Royalty Collection Organizations: Private Interest Enterprises or Social Purpose Organisations?

Jim Rogers, Sergio Sparviero, Patrik Wikström


This article presents the preliminary work carried out for a study designed to assess and explain the extent and form of the competition between performing rights royalty collection organisations (RCOs) in the music industry. Performing rights function as a key aspect of copyright law allowing creators and publishers to be compensated when their works are broadcast or performed. Such rights generate approximately $10bn annual in revenue for the music industry. RCOs effectively operate as enforcement agents sanctioned by law to requisition and gather payment on behalf of their members. However, they are also organisations with social goals that act as intermediaries between music users (the customers) and music rights holders (the beneficiaries). RCOs come in a variety of forms: large, small, for-profit, non-profit, national, international. Yet, notwithstanding the variety of their organisational designs and their crucial role in developing the music industry, they are an under-researched aspect in regard to music and intellectual property rights. In order to establish a more comprehensive understanding of the form and nature of these royalty collection societies, and the competition between them and the social impacts, we compare the Irish Music Rights Organisation (IMRO) with the UK’s Performing Rights Society. Employed for this purpose is the Social Enterprise Model Canvas, the frame used to analyse the business model of organisations that prioritise social goals financed from market revenues.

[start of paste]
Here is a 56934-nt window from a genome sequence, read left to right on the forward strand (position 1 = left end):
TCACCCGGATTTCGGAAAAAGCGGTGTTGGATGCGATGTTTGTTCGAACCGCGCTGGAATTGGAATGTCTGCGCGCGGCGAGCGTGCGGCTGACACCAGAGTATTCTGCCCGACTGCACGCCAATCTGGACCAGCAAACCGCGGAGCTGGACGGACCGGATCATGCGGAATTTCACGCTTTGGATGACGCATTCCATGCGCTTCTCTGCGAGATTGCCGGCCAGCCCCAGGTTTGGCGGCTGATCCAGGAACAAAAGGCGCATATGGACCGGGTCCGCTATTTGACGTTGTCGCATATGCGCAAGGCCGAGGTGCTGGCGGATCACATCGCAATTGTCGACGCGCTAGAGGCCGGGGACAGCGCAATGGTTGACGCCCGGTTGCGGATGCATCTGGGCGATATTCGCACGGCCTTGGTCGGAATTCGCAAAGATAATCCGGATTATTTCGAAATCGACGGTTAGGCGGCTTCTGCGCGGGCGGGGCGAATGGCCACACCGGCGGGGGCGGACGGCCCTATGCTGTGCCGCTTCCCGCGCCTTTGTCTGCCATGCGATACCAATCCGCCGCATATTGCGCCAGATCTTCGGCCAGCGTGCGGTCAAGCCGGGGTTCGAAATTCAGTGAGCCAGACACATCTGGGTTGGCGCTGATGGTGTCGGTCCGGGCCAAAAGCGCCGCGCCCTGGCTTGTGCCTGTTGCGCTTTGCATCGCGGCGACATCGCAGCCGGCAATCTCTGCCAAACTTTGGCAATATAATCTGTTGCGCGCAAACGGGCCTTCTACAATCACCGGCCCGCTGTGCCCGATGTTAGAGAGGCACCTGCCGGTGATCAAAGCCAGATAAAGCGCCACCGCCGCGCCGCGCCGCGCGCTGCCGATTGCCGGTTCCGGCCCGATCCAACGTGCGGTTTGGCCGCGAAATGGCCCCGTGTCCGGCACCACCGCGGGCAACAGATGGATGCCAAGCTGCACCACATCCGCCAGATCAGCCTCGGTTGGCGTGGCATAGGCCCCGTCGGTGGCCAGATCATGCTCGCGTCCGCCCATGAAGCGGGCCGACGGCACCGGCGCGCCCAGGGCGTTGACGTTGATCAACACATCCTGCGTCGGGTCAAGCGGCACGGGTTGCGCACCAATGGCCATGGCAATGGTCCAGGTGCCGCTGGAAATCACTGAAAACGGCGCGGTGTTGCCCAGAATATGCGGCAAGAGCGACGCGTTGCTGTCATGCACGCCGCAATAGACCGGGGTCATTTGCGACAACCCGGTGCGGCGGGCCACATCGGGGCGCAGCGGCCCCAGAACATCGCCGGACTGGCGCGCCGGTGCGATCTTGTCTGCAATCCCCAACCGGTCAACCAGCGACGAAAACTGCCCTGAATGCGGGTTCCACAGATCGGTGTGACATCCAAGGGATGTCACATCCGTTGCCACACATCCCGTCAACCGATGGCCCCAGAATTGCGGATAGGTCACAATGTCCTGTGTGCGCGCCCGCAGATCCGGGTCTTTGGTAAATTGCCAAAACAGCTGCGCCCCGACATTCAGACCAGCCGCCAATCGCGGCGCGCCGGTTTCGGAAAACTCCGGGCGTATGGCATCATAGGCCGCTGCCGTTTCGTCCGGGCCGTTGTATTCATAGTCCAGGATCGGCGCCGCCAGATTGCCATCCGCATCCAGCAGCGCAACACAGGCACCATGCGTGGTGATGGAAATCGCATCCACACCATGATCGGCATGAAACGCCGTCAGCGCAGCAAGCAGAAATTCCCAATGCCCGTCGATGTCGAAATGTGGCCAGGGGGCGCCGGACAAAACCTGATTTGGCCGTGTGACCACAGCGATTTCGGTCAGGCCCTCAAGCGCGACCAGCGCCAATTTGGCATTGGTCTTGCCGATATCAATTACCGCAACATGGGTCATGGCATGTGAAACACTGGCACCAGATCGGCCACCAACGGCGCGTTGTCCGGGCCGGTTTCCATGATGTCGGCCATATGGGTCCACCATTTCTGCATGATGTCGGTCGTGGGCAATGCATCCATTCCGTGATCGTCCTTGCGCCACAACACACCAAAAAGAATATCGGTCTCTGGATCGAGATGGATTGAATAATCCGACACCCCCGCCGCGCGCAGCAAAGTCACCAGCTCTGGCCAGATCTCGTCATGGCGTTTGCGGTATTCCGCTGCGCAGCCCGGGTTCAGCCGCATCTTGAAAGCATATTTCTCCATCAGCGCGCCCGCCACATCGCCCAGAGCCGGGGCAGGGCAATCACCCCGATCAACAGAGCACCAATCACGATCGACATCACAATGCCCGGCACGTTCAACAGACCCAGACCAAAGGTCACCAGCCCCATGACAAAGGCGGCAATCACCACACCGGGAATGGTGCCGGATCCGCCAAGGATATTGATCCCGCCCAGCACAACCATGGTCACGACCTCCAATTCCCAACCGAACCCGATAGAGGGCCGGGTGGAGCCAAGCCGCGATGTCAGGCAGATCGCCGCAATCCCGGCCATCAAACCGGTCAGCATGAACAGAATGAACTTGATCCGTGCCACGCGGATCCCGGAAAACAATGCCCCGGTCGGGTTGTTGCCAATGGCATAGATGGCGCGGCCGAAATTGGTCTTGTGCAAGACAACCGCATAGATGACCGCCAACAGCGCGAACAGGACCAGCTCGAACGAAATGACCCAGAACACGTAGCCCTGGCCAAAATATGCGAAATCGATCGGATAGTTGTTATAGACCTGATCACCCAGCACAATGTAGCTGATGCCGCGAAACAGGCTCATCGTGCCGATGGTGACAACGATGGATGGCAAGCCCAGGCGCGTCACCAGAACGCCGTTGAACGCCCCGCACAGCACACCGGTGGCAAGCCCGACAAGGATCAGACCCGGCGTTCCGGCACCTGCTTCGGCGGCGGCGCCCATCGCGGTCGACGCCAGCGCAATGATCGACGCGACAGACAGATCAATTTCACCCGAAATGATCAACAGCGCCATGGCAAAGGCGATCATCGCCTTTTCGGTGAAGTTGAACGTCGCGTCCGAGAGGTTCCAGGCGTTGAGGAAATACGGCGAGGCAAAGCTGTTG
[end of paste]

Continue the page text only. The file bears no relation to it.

Full Text: